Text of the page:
The Bank of England will probably have to raise interest rates further from their current 14-year high to tackle inflation pressures, its deputy governor said.

Dave Ramsden said he had not reached a firm decision, but it was “likely” that the bank rate would have to rise further.

“I am going to look at the indicators, look at the evidence as we approach each upcoming meeting,” he said.

The bank raised interest rates last week to 1.75%, an increase of 0.50%, which was the sixth increase since December 2021 and the largest rate increase since 1995.

“We know that what we are doing is adding to an already very challenging environment,” Ramsden said.

“But our assessment is we needed to act forcefully to ensure that inflation doesn’t become embedded.”

The BoE’s governor Andrew Bailey received criticism earlier this year for suggesting that employees should show “quite clear restraint” when negotiating for pay rises due to inflationary pressures, saying it could make inflation worse.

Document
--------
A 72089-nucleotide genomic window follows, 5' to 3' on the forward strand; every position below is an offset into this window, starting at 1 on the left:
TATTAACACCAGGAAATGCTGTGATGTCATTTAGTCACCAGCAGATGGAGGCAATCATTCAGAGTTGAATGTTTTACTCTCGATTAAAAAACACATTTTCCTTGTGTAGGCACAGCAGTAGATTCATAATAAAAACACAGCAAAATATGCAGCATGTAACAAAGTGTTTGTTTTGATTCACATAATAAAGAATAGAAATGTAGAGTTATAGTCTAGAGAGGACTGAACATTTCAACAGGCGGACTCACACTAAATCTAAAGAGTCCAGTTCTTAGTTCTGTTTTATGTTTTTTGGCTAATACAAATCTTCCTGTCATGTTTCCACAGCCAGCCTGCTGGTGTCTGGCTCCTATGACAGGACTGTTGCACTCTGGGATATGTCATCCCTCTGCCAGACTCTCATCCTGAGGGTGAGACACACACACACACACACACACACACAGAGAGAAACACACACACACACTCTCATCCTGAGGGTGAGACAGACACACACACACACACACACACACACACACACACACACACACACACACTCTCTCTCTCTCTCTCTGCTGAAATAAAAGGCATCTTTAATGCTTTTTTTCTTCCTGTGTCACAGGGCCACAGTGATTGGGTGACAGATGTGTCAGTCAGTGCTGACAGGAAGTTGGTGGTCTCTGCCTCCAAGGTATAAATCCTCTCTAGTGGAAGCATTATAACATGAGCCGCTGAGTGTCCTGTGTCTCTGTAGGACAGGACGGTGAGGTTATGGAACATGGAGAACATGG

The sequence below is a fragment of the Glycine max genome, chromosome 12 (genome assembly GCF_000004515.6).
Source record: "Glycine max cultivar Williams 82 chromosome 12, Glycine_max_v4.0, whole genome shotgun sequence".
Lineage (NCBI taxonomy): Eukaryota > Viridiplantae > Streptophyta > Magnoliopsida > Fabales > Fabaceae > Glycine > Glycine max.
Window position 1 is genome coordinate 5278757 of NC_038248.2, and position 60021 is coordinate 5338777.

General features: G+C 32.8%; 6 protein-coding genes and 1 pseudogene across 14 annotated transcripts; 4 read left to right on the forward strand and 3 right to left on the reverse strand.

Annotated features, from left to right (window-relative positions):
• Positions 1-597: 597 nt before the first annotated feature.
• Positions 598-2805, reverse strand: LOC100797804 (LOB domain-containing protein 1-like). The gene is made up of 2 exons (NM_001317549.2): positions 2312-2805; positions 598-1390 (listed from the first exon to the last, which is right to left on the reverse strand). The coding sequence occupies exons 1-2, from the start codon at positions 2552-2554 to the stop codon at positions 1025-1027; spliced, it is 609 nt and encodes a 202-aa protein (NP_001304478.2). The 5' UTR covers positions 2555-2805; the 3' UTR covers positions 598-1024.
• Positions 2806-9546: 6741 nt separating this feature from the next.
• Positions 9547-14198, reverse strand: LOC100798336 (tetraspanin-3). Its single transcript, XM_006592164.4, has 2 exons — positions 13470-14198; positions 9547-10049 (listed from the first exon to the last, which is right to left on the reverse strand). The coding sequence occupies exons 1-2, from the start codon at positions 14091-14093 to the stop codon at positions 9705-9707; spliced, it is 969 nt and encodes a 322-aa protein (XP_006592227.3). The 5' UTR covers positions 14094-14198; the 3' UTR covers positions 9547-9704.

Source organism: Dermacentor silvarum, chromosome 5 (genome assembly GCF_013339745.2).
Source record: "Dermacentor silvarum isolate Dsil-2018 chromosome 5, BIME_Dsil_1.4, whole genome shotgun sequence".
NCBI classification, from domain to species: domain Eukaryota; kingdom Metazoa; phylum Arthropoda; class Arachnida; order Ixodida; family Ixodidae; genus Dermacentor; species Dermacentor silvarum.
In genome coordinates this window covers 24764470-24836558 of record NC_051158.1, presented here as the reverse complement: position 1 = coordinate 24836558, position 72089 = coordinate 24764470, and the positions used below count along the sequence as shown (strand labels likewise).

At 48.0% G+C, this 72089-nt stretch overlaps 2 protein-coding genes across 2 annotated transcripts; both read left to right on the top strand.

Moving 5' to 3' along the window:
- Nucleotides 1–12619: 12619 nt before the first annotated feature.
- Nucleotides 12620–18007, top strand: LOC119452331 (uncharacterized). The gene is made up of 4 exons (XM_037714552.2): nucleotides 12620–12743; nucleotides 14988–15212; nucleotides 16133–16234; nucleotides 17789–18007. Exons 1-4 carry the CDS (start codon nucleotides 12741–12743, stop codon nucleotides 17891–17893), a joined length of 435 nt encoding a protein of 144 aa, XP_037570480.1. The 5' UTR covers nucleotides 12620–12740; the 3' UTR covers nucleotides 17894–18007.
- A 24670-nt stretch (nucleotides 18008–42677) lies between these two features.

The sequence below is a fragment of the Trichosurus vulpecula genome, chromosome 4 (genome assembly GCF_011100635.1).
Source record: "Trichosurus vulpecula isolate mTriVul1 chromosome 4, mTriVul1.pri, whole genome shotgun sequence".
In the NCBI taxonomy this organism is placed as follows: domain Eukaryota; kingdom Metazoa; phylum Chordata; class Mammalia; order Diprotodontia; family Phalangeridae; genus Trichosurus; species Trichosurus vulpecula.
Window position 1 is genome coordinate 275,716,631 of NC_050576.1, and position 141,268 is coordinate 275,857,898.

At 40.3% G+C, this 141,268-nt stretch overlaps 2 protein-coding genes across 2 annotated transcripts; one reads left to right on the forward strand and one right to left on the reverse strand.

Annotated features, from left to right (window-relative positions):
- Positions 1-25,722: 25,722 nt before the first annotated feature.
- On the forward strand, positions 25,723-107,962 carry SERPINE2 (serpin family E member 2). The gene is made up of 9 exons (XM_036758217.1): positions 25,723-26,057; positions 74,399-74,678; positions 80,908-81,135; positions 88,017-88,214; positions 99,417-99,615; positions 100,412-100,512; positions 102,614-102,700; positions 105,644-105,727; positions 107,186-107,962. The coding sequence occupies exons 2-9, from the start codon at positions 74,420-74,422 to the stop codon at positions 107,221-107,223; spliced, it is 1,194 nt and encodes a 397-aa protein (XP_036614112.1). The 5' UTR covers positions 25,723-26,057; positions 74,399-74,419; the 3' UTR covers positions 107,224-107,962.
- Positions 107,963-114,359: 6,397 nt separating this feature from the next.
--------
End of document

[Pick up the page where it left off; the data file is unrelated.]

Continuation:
But inflation in the UK is now expected to reach a peak of 13% in October, up from its current 9%, but is expected to fall to the BoE’s target of 2% as the country falls into recession, according to Reuters reports. 

High prices for goods as inflation increases are compounding the UK’s growing cost of living crisis, under which consumers, many of whom rely on gas to heat their homes, are facing spiralling bills this winter.

Energy companies supplying the UK have increased prices rapidly due to high demand developed because of sanctions on Russian oil and gas imports due to the war in Ukraine.  

(Reporting by Imogen Lillywhite; editing by Seban Scaria)